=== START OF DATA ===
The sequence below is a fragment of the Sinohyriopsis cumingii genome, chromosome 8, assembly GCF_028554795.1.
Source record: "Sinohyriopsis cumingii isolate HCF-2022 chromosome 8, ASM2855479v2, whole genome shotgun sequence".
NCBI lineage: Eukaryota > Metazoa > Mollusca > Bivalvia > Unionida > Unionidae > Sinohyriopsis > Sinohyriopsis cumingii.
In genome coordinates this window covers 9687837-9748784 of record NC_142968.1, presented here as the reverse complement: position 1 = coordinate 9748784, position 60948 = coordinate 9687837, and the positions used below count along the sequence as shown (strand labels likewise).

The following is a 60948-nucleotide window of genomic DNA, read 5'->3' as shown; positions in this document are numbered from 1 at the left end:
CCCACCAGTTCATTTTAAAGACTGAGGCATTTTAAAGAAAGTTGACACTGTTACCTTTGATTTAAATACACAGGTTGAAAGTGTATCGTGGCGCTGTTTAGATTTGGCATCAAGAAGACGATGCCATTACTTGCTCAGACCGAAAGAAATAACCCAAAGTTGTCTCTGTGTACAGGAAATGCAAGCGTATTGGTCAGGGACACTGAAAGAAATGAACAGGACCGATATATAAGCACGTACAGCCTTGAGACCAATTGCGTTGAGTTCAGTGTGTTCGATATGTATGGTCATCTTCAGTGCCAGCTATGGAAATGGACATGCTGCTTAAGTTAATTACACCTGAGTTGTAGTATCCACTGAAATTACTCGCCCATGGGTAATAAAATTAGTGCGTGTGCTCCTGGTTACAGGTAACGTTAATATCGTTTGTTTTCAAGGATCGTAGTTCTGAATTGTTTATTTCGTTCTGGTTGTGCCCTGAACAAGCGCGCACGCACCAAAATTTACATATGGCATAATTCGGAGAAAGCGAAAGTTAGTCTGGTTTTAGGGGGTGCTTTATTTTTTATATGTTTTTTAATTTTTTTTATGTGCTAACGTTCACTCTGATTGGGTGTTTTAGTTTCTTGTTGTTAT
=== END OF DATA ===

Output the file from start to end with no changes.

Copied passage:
The sequence below is a fragment of the Sinohyriopsis cumingii genome, chromosome 8, assembly GCF_028554795.1.
Source record: "Sinohyriopsis cumingii isolate HCF-2022 chromosome 8, ASM2855479v2, whole genome shotgun sequence".
NCBI lineage: Eukaryota > Metazoa > Mollusca > Bivalvia > Unionida > Unionidae > Sinohyriopsis > Sinohyriopsis cumingii.
In genome coordinates this window covers 9687837-9748784 of record NC_142968.1, presented here as the reverse complement: position 1 = coordinate 9748784, position 60948 = coordinate 9687837, and the positions used below count along the sequence as shown (strand labels likewise).

The following is a 60948-nucleotide window of genomic DNA, read 5'->3' as shown; positions in this document are numbered from 1 at the left end:
CCCACCAGTTCATTTTAAAGACTGAGGCATTTTAAAGAAAGTTGACACTGTTACCTTTGATTTAAATACACAGGTTGAAAGTGTATCGTGGCGCTGTTTAGATTTGGCATCAAGAAGACGATGCCATTACTTGCTCAGACCGAAAGAAATAACCCAAAGTTGTCTCTGTGTACAGGAAATGCAAGCGTATTGGTCAGGGACACTGAAAGAAATGAACAGGACCGATATATAAGCACGTACAGCCTTGAGACCAATTGCGTTGAGTTCAGTGTGTTCGATATGTATGGTCATCTTCAGTGCCAGCTATGGAAATGGACATGCTGCTTAAGTTAATTACACCTGAGTTGTAGTATCCACTGAAATTACTCGCCCATGGGTAATAAAATTAGTGCGTGTGCTCCTGGTTACAGGTAACGTTAATATCGTTTGTTTTCAAGGATCGTAGTTCTGAATTGTTTATTTCGTTCTGGTTGTGCCCTGAACAAGCGCGCACGCACCAAAATTTACATATGGCATAATTCGGAGAAAGCGAAAGTTAGTCTGGTTTTAGGGGGTGCTTTATTTTTTATATGTTTTTTAATTTTTTTTATGTGCTAACGTTCACTCTGATTGGGTGTTTTAGTTTCTTGTTGTTAT